When building your dream bike, everyone has a tendency to simply pick all of the most expensive gear in existence. While it is a show bike too, I am making sure it is purpose built for riding. NAHBS can be a place of bikes that start at $10,000, so this bike which will come in around $6k retail might just be the most affordable on the show floor. And that is because it is made to be ridden.
In this article, we go through all of the components chosen for this build, and the reasons why.
The first product chosen was the Rockshox Bluto RL. Truly pushing the envelope for fat bikes, the Bluto is the only legitimate suspension fork, and it is really changing how the builders themselves start to create fat bike models. Even though it goes to 120mm of travel, and this bike is going to be made for getting rad, I stuck with 100mm to keep the front end from getting too high.
Take a look inside to see what makes my list for the ultimate fat bike for riding dirt…
To start with, I have become so accustomed to dropper seatposts, that it is a requirement for any bike that has more than normal XC duty. We started the frame build knowing that the Rockshox Reverb Stealth would be used, so the frame was custom built with an internal routing port, and a 31.6mm seatpost ID with the Reverb in mind. Like mentioned in Part 3, it is crucial to know your intended parts ahead of time, so your builder can accommodate any fitments.
For the wheels and tires, the Surly Nate and Surly Marge Lite were chosen. The narrower 65mm width of the Marge Lite does a great job turning the fat bike tires into a domed profile that rides better on dirt, and rolls from one banked turn into another without feeling like it is pushing back hard with traction steer.
The Nate has some of the most aggressive knobs of any fat bike tire, always insuring traction, especially through the hard corners. A lot of fat bike tires skimp on the side knobs, but Surly, having been doing it longer than anyone else, knows how to make the tire grab the ground, and not give any of the negative feedback of such a large contact patch.
Even though most people would go with a carbon fiber rim for a dream bike of this magnitude (and I would agree for a regular 29er), fat bikes have such extreme wheel stiffness due to the width of the hub, that a single wall aluminum rim with holes in it can ride just fine. Not to mention, they weigh 690 grams, which is only 100 grams more than the carbon counterparts from sister brand Whisky, yet they cost less than 1/3 as much. When building a bike meant to be ridden, you have to consider the cost vs benefit, and in this case the Large Marge is the winner.
Finally, with these rims and tires will be paired with a colorful Surly rim strip to match the motif of the bike, and Michelin’s AirComp DH 2.8″ tubes that expand nicely into a 4″ fat tire, and save several hundred grams per wheel over the thicker Surly tubes.
I’ve always been a sucker for anodizing, but that was not the reason I chose Industry Nine’s Torch fat bike hubs. There have been tremendous unsettled arguments amongst mountain bikers about hub engagement points, and I am from the camp that more points is better. Maybe it’s the tight singletrack of the upper midwest, where we are constantly making small pedal movements to get around tight corners, I know that I can feel the performance gains of a hub that engages quicker. So, my choice for Industry Nine’s excellent hubs is entirely because they have the fat bike hub with the most points of any other hub, with their excellent system of 6 pawls that alternately engage 3 at a time to get a super fine 120 points.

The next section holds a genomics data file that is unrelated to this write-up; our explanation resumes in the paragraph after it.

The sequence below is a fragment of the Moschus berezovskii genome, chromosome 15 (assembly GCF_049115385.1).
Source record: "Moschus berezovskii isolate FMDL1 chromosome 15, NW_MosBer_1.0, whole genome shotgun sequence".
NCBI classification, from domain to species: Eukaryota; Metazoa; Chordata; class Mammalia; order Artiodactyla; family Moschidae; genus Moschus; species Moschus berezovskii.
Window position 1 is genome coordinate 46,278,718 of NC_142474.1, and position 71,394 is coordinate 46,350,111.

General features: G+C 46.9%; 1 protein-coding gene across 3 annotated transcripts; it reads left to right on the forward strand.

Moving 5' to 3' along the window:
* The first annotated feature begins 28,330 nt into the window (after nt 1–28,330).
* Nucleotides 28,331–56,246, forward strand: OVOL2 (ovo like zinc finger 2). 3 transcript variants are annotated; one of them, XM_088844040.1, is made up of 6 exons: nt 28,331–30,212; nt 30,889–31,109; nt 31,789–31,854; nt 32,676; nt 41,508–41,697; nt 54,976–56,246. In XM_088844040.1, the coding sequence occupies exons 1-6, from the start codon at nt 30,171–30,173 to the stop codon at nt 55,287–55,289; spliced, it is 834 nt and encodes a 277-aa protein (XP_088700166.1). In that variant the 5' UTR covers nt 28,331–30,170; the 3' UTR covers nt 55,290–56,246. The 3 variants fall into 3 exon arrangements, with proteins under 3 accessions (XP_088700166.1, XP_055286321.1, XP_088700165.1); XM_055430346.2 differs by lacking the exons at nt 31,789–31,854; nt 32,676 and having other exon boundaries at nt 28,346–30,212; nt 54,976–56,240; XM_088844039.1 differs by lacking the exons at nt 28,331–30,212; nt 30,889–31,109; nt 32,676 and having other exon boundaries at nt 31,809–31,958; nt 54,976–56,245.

To match the hubs, and stick with some of the Made-in-USA goodness, a Cane Creek 110 headset will take the place up front. Headsets are another place I tend to put in a little more money, as the stainless steel bearings go a long way. You can pay $50 for a headset and replace the $40 in bearings every year, or you can just pay $150 once, and have it last a lifetime.
For the drivetrain, I chose the Sram X1 kit. This is another place where the components and the frame go hand-in-hand. I was initially attracted to Matter Cycles due to their super short chainstays, but those can only be built with single front chainring and no front derailleur. That was an easy choice, because it is my personal opinion that SRAM’s 1×11 groups are the 2nd most revolutionary thing for the bike industry in the last 10 years (dropper seatposts being #1). I have been riding the X1 group all winter on my Surly Ice Cream Truck, and I feel that without looking down, or counting grams, you cannot tell whether you are riding X1 or XX1. This might end up a problem for SRAM if everyone just buys the cheaper product instead of the flagship group. But for consumers, that is a huge benefit, and I would rather replace the lesser expensive of them after ripping a der off on a rock, so for that reason, I put the X1 group.
For the brakes, I chose SRAM’s new Guide RSC. Sure, people like to hate on SRAM brakes, but these are honest to goodness competitors to the Shimano XT, the adjustability is easier to manipulate with gloves on than others, and they integrate so well with other SRAM things such as shifters and Reverb levers. One little mod I do to my personal bikes is to purchase a Reverb with a Right side lever, but run it upside down and mated to the brake lever on the left side, in the place of the missing front shifter.
Finally, saddles and grips are such a matter of personal preference, its barely worth discussing. For a reason no more important than they simply agree with my butt, I use Ergon SM3 saddles, and GX1 grips.
Check next week as we start to see it come together, with builder Collin takes it down to Spectrum Powderworks, and gives us a glimpse of their operation, and the painting of the bike.
Prior posts in the series: